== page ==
Read our new brief on birthright citizenship here.

When Joe Biden selected Kamala Harris as his vice-presidential running mate, law professor John Eastman, writing for Newsweek, claimed that Harris was ineligible, not only for the vice presidency, but also for her senate seat as well. She was not a citizen at all, he argued, despite being born in the United States.

The claim that birthright citizenship is not a constitutional guarantee is not new. Trump administration officials and congressional allies have claimed that the practice can be ended without amending the constitution, by a simple act of congress or even an executive order. As we explain in our latest policy essay, this argument contradicts the text of the Fourteenth Amendment, long-standing precedent, and the vast consensus among legal scholars, including originalists.

The Fourteenth Amendment to the U.S. Constitution established birthright citizenship in the United States in the aftermath of the Civil War. The amendment’s Citizenship Clause states that “[a]ll persons born or naturalized in the United States, and subject to the jurisdiction thereof, are citizens of the United States and of the State wherein they reside.” And the clause finds its statutory expression in the Immigration and Nationality Act (INA), which echoes the amendment, providing that “a person born in the United States, and subject to the jurisdiction thereof” shall be a national and citizen of the United States at birth. 

Opponents of birthright citizenship claim that children born in the United States are not necessarily “subject to the jurisdiction thereof” if their parents are not citizens. Hence, the Citizenship Clause does not entail birthright citizenship. 

The plain reading of “subject to the jurisdiction” would include such children, since nearly anybody present in the United States is subject to U.S. law (exceptions are limited to diplomats with diplomatic immunity, members of sovereign Indian nations, and occupying enemy armies).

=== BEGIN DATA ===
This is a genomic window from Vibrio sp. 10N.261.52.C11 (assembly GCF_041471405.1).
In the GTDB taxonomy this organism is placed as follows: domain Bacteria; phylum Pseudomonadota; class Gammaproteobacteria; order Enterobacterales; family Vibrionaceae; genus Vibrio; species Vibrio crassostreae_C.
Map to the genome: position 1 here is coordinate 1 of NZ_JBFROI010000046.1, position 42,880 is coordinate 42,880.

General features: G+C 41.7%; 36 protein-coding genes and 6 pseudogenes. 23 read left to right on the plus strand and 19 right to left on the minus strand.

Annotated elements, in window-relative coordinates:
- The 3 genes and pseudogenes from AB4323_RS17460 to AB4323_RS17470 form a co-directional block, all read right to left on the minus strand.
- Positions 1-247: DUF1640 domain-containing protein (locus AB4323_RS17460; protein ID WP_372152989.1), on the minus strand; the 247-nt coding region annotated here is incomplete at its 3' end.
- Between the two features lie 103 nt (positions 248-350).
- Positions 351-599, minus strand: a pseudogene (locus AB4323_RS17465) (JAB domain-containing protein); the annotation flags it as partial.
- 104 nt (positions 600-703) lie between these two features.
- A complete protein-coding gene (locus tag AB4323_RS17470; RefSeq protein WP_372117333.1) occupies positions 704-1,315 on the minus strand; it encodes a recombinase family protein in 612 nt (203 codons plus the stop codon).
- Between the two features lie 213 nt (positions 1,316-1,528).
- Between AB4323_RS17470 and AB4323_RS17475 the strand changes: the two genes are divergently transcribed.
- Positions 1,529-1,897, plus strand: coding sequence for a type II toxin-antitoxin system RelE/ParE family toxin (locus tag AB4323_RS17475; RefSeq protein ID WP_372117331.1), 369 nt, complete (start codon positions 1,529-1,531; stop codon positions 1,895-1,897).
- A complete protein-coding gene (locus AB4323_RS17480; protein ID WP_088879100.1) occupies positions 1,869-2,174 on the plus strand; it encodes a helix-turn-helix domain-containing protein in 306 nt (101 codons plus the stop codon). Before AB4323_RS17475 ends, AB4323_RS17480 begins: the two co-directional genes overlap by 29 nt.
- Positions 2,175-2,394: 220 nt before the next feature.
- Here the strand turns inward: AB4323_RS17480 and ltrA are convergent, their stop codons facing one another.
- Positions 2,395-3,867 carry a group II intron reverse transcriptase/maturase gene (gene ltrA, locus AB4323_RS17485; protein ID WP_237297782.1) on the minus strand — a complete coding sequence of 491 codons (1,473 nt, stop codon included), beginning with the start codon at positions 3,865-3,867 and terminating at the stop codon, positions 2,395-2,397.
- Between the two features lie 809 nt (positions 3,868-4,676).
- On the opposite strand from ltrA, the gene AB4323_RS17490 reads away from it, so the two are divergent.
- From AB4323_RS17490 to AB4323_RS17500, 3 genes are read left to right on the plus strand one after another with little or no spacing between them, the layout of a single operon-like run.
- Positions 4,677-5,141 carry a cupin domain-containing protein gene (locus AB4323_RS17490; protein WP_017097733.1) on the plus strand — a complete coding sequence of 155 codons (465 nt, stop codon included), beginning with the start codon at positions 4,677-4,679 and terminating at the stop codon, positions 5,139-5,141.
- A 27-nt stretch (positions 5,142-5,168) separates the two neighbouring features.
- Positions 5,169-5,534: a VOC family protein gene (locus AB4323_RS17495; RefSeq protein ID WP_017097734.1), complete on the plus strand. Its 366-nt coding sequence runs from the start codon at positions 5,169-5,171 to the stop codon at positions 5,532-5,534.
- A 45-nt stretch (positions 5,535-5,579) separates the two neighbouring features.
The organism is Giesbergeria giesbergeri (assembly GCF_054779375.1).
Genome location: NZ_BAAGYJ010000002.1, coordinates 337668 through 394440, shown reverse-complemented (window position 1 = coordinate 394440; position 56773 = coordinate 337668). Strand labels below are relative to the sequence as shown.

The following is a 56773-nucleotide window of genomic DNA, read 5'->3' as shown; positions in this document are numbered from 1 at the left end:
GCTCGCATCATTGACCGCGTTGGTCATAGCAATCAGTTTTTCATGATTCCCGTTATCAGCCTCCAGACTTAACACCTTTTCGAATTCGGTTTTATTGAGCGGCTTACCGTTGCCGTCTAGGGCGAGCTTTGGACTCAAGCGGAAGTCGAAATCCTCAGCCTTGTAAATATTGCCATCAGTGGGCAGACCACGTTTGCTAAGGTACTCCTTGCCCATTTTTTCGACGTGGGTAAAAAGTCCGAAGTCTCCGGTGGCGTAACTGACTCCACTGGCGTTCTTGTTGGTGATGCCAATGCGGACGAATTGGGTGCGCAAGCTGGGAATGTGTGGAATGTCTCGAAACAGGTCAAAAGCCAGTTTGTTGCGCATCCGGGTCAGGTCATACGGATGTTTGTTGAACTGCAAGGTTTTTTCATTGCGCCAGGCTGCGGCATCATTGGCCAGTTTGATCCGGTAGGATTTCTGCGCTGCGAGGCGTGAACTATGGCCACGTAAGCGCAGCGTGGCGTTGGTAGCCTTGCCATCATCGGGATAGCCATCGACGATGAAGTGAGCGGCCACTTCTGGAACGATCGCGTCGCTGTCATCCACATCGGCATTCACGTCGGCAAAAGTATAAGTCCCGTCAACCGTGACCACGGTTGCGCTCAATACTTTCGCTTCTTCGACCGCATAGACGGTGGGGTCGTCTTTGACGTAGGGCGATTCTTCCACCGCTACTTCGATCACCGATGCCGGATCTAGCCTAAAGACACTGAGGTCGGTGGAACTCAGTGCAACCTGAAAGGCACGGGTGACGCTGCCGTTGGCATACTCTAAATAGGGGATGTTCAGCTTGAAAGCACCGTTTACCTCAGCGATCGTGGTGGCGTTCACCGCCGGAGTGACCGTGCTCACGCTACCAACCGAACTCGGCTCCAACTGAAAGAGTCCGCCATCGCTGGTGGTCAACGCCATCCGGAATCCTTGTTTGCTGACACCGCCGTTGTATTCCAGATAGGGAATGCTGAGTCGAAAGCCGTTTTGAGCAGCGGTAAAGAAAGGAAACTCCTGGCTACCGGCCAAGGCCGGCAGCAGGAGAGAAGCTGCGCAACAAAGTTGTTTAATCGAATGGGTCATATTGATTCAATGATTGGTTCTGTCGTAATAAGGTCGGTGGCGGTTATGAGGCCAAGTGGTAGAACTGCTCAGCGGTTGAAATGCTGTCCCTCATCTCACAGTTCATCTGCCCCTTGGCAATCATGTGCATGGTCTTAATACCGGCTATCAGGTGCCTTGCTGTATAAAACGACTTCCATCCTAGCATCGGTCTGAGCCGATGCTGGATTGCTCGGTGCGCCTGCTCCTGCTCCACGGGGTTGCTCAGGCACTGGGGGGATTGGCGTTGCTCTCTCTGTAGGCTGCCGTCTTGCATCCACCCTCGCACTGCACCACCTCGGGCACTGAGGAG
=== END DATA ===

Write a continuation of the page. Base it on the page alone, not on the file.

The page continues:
But, birthright citizenship skeptics would have the phrase refer narrowly to political jurisdiction. However, the phrase was never understood to refer only to political jurisdiction. When the Citizenship Clause was added to the proposed Fourteenth Amendment, opponents dissented because it would confer birthright citizenship,  while proponents explained that birthright citizenship was desirable. Nobody disputed the fact that the proposed language would, in fact, grant birthright citizenship to the children of immigrants. 

When, in 1898, the Supreme Court took up the case of Wong Kim Ark, born in San Francisco to Chinese immigrants and excluded from reentering the United States under the Chinese Exclusion Act, it ruled decidedly in favor of Wong Kim Ark’s rights as a citizen and firmly establishing that the Citizenship Clause applies to children born in the United States to aliens. “Every citizen or subject of another country, while domiciled here,” the opinion reads, “is within the allegiance and the protection, and consequently subject to the jurisdiction, of the United States.”

Birthright citizenship skeptics think that Wong Kim Ark was wrongly decided and should be overturned. Instead, they point to purported precedents in the Slaughterhouse Cases (1873) and Elk. v. Wilkins (1884). But neither goes to the heart of the Citizenship Clause. In Slaughterhouse, skeptics point to one ambiguous sentence in dicta—an incidental opinion not essential to the decision—and is therefore not binding as precedent. Further, the reference contradicts another sentence in the same opinion, which states that “it is only necessary that [a person] should be born or naturalized in the United States to be a citizen of the Union.” 

In any case, in Wong Kim Ark, the opinion by the Supreme Court dismissed the reference.  It noted that the imprecise language of the sentence at issue detracted from any weight that should be placed on it and added that “it was unsupported by any argument, or by any reference to authorities.” 

Skeptics also point to Elk as demonstrative of the Supreme Court denying citizenship to John Elk, even though he was born in the United States. But Elk was born on an Indian reservation, and not subject to U.S. jurisdiction, but rather to that of the tribal government. Of course, tribal jurisdiction has nothing to do with the status of the children of immigrants.

Birthright citizenship has been the law of the land since at least 1868. Any attempt to end it would require a constitutional amendment, but substantive policy reasons should halt any discussion of doing so. Birthright citizenship generates economic benefits for the children of immigrants born in the U.S.,  as well as those born to natives, while also encouraging assimilation by integrating new populations into the social and political life of the country. And claims that the practice attracts “birth tourism” are unfounded, as the latest data show that the scale of birth tourism is statistically indistinguishable from zero. 

Birthright citizenship has come under threat by legal challenges, proposed legislation, and proposed executive orders to define birthright citizenship out of the Citizenship Clause. These efforts will almost certainly fail on legal grounds. But widespread perceived illegitimacy of birthright citizenship is a threat of its own, which can be averted only by understanding its history and its benefits.